No game is defined by its numbers more than baseball. And the 2018 edition of the National League West has certainly seen its share of bizarre stats.With 2 1/2 weeks remaining in the tightest three-way division race in baseball, here's a look at the key number which best explains why
No game is defined by its numbers more than baseball. And the 2018 edition of the National League West has certainly seen its share of bizarre stats.
With 2 1/2 weeks remaining in the tightest three-way division race in baseball, here's a look at the key number which best explains why all five teams in the NL West find themselves in their current predicament.
The number: 5
What it means: When the D-backs got rolling in 2017, they rolled. They pieced together winning streaks of 13 games, seven games and -- on three occasions -- five games.
This year, Arizona's longest winning streak has been five, and it has reached that mark only once -- in early May. Indeed, every time the D-backs appeared poised to surge, they hit a snag. For a number of reasons, the pivotal pieces on the roster have yet to click simultaneously.
There's still time to salvage the season. Arizona sits 3 1/2 games back of Colorado and two behind Los Angeles, with series remaining against the Rockies and Dodgers. But to do so, the D-backs will need to finish with a hot stretch, the likes of which they've yet to produce this year.
The number: 27
What it means: The Dodgers' weakness is no secret. Their bullpen has blown 27 saves -- already 11 more than the 2017 club, which reached the World Series and saw its relief corps turn into a strength during its NL Division Series and NL Championship Series victories.
That's in part due to Kenley Jansen's journey. Los Angeles' closer wasn't particularly effective in the early stages, and he's missed time over the past two months with an irregular heartbeat.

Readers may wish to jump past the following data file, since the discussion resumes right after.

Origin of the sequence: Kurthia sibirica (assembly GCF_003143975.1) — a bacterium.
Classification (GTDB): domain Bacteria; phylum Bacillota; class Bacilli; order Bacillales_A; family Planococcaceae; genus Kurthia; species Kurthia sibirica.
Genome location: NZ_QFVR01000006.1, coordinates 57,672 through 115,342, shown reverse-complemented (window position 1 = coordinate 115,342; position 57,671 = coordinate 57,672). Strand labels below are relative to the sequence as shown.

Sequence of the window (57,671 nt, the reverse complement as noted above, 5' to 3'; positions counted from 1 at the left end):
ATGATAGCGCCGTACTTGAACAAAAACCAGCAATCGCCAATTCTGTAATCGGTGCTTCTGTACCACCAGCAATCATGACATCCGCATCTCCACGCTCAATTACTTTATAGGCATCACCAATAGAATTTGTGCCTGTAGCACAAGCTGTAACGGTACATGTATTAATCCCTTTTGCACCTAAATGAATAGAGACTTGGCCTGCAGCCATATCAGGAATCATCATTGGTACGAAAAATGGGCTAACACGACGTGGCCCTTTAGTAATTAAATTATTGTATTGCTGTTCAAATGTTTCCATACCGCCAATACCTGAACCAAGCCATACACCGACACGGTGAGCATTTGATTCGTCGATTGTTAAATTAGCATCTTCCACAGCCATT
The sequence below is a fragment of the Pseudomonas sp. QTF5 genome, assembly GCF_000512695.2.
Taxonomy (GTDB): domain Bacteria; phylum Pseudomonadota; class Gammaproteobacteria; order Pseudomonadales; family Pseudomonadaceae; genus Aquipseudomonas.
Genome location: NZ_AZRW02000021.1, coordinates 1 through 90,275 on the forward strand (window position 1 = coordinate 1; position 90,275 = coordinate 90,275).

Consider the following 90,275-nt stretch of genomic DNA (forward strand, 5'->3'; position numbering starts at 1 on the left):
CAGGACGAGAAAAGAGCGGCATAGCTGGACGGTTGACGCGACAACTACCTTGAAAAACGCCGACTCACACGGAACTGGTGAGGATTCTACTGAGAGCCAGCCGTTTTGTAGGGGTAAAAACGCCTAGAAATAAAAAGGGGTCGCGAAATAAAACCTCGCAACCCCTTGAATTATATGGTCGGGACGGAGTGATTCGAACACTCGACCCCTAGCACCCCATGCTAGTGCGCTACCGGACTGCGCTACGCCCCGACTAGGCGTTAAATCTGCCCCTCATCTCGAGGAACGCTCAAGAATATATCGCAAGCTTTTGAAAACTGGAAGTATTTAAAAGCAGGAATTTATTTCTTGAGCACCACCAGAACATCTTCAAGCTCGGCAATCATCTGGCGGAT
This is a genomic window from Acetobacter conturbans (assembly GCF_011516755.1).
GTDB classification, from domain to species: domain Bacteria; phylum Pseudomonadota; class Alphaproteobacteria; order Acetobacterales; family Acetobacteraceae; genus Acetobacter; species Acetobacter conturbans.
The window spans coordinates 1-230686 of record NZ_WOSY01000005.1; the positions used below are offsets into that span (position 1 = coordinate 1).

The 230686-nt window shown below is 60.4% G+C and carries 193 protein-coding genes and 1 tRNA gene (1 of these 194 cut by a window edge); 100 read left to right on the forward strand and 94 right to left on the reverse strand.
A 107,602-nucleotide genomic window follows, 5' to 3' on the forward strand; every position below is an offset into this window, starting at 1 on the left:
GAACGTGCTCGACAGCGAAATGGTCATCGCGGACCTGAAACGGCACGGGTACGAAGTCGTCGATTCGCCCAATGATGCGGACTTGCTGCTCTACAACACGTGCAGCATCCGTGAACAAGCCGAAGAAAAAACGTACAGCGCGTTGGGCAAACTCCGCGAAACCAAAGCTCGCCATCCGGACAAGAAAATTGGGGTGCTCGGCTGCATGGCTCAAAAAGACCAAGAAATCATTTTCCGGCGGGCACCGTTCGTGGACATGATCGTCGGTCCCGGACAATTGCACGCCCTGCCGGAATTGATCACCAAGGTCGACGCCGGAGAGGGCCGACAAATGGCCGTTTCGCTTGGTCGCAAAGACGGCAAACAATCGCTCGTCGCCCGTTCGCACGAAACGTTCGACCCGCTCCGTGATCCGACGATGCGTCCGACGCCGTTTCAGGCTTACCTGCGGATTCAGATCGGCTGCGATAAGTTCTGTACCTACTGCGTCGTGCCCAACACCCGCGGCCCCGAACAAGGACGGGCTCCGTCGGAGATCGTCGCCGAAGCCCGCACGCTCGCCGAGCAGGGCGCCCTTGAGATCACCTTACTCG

But the 27 blown saves are more attributable to the 'pen around Jansen, which has struggled immensely -- whether Jansen's been there or not. Jansen has only blown four of those saves. Erik Goeddel, JT Chargois, Pedro Baez, Scott Alexander and Tony Cingrani all have multiple blown saves to their name this year.
The number: 15
What it means: Madison Bumgarner, Johnny Cueto and Jeff Samardzija were supposed to anchor San Francisco's playoff push this season. Instead, the Giants have won only 15 games when any one of those three has started. The trio has combined for nine victories.
Of course, that's largely been the product of injuries. Samardzija (right shoulder inflammation) and Cueto (Tommy John surgery) are done for the season, and neither has pitched since July. Bumgarner, meanwhile, missed the first two months of the season with a fracture in his left hand.
San Francisco hung around for a while in a crowded NL West race. If there's one reason the Giants have faded, it's the minimal contributions from their supposed front-line arms.
The number: 16
What it means: It was always going to be a season for development in San Diego. Fifteen players have made their big league debut for the Padres. That number will grow when left-hander Brad Wieck takes the mound for the first time. (Wieck was recalled Tuesday, but he didn't pitch in either of the team's two games in Seattle.)
For a handful of those players, the first taste of the big leagues has proved wildly successful. Left-hander Joey Lucchesi has been arguably San Diego's best starter this season. Franmil Reyes could be establishing himself as a long-term presence in the outfield. Right-hander Robert Stock appears capable of becoming a big-time bullpen arm.
But the rookies who have struggled have still gained valuable big league experience. The building blocks are clearly in place. The Padres are optimistic those 2018 debutants can take a step forward in '19.
The number: 40
What it means: The Rockies have already won 40 road games this season -- perhaps the biggest reason they own a 1 1/2-game lead in the division
The franchise record for road victories is 41, set in 2009 and '17, and Colorado still has nine more games away from Coors Field this season. That mark should fall shortly.
Of course, two of those remaining road series come against the Dodgers and D-backs -- the teams chasing the Rockies in the NL West race. If Colorado -- which has thrived historically at Coors Field while struggling elsewhere -- can tack on road victories at its current .556 clip, it will be in good shape for the first division title in franchise history.
AJ Cassavell covers the Padres for MLB.com. Follow him on Twitter @ajcassavell.